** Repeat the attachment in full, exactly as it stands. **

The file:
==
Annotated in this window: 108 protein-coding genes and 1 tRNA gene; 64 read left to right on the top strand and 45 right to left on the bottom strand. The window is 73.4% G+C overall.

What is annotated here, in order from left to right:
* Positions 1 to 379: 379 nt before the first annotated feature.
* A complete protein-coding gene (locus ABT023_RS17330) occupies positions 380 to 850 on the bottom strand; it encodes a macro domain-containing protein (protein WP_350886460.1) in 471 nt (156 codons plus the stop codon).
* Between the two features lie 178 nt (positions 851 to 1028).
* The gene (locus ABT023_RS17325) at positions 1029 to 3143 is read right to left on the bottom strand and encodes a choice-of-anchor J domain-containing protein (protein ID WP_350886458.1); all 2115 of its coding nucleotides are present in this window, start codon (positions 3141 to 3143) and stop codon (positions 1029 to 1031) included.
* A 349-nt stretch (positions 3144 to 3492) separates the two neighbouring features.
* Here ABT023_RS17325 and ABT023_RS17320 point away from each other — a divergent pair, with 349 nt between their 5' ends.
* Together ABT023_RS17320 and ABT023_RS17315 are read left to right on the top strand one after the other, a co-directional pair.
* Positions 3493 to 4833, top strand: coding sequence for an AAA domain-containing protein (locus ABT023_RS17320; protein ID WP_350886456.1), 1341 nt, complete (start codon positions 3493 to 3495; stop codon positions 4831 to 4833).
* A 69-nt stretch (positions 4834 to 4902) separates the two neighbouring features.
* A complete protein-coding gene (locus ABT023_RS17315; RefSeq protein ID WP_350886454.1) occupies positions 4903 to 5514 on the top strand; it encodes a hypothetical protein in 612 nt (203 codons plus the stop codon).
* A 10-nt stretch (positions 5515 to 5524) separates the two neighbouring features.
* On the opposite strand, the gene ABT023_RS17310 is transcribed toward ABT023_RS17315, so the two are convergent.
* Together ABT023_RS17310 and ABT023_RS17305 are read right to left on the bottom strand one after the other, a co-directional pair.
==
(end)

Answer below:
Annotated in this window: 108 protein-coding genes and 1 tRNA gene; 64 read left to right on the top strand and 45 right to left on the bottom strand. The window is 73.4% G+C overall.

What is annotated here, in order from left to right:
* Positions 1 to 379: 379 nt before the first annotated feature.
* A complete protein-coding gene (locus ABT023_RS17330) occupies positions 380 to 850 on the bottom strand; it encodes a macro domain-containing protein (protein WP_350886460.1) in 471 nt (156 codons plus the stop codon).
* Between the two features lie 178 nt (positions 851 to 1028).
* The gene (locus ABT023_RS17325) at positions 1029 to 3143 is read right to left on the bottom strand and encodes a choice-of-anchor J domain-containing protein (protein ID WP_350886458.1); all 2115 of its coding nucleotides are present in this window, start codon (positions 3141 to 3143) and stop codon (positions 1029 to 1031) included.
* A 349-nt stretch (positions 3144 to 3492) separates the two neighbouring features.
* Here ABT023_RS17325 and ABT023_RS17320 point away from each other — a divergent pair, with 349 nt between their 5' ends.
* Together ABT023_RS17320 and ABT023_RS17315 are read left to right on the top strand one after the other, a co-directional pair.
* Positions 3493 to 4833, top strand: coding sequence for an AAA domain-containing protein (locus ABT023_RS17320; protein ID WP_350886456.1), 1341 nt, complete (start codon positions 3493 to 3495; stop codon positions 4831 to 4833).
* A 69-nt stretch (positions 4834 to 4902) separates the two neighbouring features.
* A complete protein-coding gene (locus ABT023_RS17315; RefSeq protein ID WP_350886454.1) occupies positions 4903 to 5514 on the top strand; it encodes a hypothetical protein in 612 nt (203 codons plus the stop codon).
* A 10-nt stretch (positions 5515 to 5524) separates the two neighbouring features.
* On the opposite strand, the gene ABT023_RS17310 is transcribed toward ABT023_RS17315, so the two are convergent.
* Together ABT023_RS17310 and ABT023_RS17305 are read right to left on the bottom strand one after the other, a co-directional pair.